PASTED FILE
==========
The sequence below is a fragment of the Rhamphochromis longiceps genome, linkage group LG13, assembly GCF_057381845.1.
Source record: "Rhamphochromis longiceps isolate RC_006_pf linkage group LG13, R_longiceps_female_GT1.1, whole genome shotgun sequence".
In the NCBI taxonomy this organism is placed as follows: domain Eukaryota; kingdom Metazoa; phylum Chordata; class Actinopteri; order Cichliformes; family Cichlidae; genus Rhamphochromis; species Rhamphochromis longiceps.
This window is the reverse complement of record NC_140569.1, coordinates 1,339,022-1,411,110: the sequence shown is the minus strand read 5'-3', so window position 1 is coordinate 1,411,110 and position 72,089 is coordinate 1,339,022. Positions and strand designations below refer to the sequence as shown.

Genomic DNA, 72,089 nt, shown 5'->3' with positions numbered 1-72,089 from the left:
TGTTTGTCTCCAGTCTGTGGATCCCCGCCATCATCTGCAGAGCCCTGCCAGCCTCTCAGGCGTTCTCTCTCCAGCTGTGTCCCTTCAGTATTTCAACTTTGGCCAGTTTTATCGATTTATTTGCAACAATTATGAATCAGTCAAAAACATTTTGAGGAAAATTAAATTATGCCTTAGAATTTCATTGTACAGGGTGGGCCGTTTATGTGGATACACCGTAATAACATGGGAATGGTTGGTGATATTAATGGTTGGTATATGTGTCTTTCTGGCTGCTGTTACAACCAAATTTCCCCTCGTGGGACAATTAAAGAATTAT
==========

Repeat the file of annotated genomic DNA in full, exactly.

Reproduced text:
The sequence below is a fragment of the Rhamphochromis longiceps genome, linkage group LG13, assembly GCF_057381845.1.
Source record: "Rhamphochromis longiceps isolate RC_006_pf linkage group LG13, R_longiceps_female_GT1.1, whole genome shotgun sequence".
In the NCBI taxonomy this organism is placed as follows: domain Eukaryota; kingdom Metazoa; phylum Chordata; class Actinopteri; order Cichliformes; family Cichlidae; genus Rhamphochromis; species Rhamphochromis longiceps.
This window is the reverse complement of record NC_140569.1, coordinates 1,339,022-1,411,110: the sequence shown is the minus strand read 5'-3', so window position 1 is coordinate 1,411,110 and position 72,089 is coordinate 1,339,022. Positions and strand designations below refer to the sequence as shown.

Genomic DNA, 72,089 nt, shown 5'->3' with positions numbered 1-72,089 from the left:
TGTTTGTCTCCAGTCTGTGGATCCCCGCCATCATCTGCAGAGCCCTGCCAGCCTCTCAGGCGTTCTCTCTCCAGCTGTGTCCCTTCAGTATTTCAACTTTGGCCAGTTTTATCGATTTATTTGCAACAATTATGAATCAGTCAAAAACATTTTGAGGAAAATTAAATTATGCCTTAGAATTTCATTGTACAGGGTGGGCCGTTTATGTGGATACACCGTAATAACATGGGAATGGTTGGTGATATTAATGGTTGGTATATGTGTCTTTCTGGCTGCTGTTACAACCAAATTTCCCCTCGTGGGACAATTAAAGAATTAT